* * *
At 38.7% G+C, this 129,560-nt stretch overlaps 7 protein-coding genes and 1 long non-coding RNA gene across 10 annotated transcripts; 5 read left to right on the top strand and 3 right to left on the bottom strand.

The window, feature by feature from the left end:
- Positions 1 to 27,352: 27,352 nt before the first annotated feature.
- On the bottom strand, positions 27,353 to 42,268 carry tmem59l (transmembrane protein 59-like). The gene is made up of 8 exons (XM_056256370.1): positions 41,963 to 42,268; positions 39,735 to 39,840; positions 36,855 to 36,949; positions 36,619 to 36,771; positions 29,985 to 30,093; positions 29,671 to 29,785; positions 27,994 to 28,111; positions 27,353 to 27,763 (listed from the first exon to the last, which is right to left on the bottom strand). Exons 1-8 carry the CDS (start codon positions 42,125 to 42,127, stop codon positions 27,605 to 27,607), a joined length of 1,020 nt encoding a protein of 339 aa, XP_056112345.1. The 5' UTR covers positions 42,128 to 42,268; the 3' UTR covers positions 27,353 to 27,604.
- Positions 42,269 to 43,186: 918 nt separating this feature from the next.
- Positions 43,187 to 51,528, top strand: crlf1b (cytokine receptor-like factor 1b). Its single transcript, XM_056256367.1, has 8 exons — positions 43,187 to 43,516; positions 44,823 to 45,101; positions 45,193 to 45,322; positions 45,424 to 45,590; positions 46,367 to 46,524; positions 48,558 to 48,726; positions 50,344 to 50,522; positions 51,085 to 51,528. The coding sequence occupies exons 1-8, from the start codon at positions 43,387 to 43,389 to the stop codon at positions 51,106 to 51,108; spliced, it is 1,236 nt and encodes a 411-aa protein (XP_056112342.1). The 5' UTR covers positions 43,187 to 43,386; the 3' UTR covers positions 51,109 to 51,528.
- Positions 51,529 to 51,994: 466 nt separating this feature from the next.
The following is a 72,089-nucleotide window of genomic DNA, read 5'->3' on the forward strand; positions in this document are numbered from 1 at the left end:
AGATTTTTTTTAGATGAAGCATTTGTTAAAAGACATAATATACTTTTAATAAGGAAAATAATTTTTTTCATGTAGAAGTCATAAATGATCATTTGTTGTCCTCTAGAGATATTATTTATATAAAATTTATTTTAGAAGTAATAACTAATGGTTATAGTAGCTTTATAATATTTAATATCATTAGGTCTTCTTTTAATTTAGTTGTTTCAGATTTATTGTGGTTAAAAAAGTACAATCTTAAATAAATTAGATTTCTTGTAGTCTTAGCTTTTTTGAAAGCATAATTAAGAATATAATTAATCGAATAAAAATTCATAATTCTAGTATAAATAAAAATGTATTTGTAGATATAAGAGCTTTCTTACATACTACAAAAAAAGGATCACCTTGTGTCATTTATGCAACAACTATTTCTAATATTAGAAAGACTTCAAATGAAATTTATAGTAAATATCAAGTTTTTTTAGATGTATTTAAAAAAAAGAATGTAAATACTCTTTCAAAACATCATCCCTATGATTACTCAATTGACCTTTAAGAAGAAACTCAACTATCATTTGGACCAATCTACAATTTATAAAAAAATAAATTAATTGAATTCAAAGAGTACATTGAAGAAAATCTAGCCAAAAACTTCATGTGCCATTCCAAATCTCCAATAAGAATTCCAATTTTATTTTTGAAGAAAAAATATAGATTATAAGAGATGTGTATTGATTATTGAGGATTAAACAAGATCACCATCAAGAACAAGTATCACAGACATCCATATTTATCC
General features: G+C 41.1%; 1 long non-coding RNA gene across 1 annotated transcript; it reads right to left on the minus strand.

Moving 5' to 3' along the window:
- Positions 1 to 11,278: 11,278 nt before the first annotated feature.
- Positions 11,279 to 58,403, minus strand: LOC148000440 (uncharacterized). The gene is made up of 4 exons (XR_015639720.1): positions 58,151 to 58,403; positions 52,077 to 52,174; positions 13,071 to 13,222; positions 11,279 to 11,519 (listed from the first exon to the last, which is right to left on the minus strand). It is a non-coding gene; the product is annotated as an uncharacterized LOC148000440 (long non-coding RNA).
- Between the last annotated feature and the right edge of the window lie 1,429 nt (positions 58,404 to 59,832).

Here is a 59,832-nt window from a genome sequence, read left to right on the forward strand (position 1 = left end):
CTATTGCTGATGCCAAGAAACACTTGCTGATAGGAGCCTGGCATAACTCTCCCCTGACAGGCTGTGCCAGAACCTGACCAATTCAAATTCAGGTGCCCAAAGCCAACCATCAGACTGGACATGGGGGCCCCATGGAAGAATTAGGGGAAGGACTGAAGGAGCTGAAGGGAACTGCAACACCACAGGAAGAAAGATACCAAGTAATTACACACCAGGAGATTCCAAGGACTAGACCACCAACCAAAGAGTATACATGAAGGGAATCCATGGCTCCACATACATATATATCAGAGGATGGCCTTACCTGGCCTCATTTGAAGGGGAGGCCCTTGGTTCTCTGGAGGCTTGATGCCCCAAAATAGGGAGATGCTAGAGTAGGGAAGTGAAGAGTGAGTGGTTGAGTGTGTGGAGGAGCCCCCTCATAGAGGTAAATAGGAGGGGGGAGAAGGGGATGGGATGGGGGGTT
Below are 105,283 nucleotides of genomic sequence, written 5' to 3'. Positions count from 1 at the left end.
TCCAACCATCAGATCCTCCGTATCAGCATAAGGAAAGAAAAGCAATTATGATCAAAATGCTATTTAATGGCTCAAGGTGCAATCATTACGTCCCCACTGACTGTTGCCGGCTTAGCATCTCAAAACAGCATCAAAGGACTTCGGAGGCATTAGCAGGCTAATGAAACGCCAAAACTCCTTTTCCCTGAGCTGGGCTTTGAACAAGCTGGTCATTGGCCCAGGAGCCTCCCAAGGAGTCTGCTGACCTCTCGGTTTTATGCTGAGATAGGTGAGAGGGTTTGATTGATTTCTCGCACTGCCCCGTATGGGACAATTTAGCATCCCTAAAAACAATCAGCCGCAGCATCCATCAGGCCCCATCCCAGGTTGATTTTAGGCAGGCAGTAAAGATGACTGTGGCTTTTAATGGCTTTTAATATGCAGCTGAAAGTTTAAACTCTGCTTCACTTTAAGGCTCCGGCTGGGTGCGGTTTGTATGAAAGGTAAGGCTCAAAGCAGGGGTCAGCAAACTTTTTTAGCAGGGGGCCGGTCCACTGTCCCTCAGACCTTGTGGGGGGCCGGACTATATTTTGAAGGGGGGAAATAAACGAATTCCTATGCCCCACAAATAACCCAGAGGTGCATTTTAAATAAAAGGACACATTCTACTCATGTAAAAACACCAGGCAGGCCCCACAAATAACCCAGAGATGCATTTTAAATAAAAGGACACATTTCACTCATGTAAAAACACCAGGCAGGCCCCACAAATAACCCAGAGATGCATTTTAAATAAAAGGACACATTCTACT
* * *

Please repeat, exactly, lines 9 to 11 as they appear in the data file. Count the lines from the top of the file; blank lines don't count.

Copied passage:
AGATTTTTTTTAGATGAAGCATTTGTTAAAAGACATAATATACTTTTAATAAGGAAAATAATTTTTTTCATGTAGAAGTCATAAATGATCATTTGTTGTCCTCTAGAGATATTATTTATATAAAATTTATTTTAGAAGTAATAACTAATGGTTATAGTAGCTTTATAATATTTAATATCATTAGGTCTTCTTTTAATTTAGTTGTTTCAGATTTATTGTGGTTAAAAAAGTACAATCTTAAATAAATTAGATTTCTTGTAGTCTTAGCTTTTTTGAAAGCATAATTAAGAATATAATTAATCGAATAAAAATTCATAATTCTAGTATAAATAAAAATGTATTTGTAGATATAAGAGCTTTCTTACATACTACAAAAAAAGGATCACCTTGTGTCATTTATGCAACAACTATTTCTAATATTAGAAAGACTTCAAATGAAATTTATAGTAAATATCAAGTTTTTTTAGATGTATTTAAAAAAAAGAATGTAAATACTCTTTCAAAACATCATCCCTATGATTACTCAATTGACCTTTAAGAAGAAACTCAACTATCATTTGGACCAATCTACAATTTATAAAAAAATAAATTAATTGAATTCAAAGAGTACATTGAAGAAAATCTAGCCAAAAACTTCATGTGCCATTCCAAATCTCCAATAAGAATTCCAATTTTATTTTTGAAGAAAAAATATAGATTATAAGAGATGTGTATTGATTATTGAGGATTAAACAAGATCACCATCAAGAACAAGTATCACAGACATCCATATTTATCC
General features: G+C 41.1%; 1 long non-coding RNA gene across 1 annotated transcript; it reads right to left on the minus strand.

Moving 5' to 3' along the window: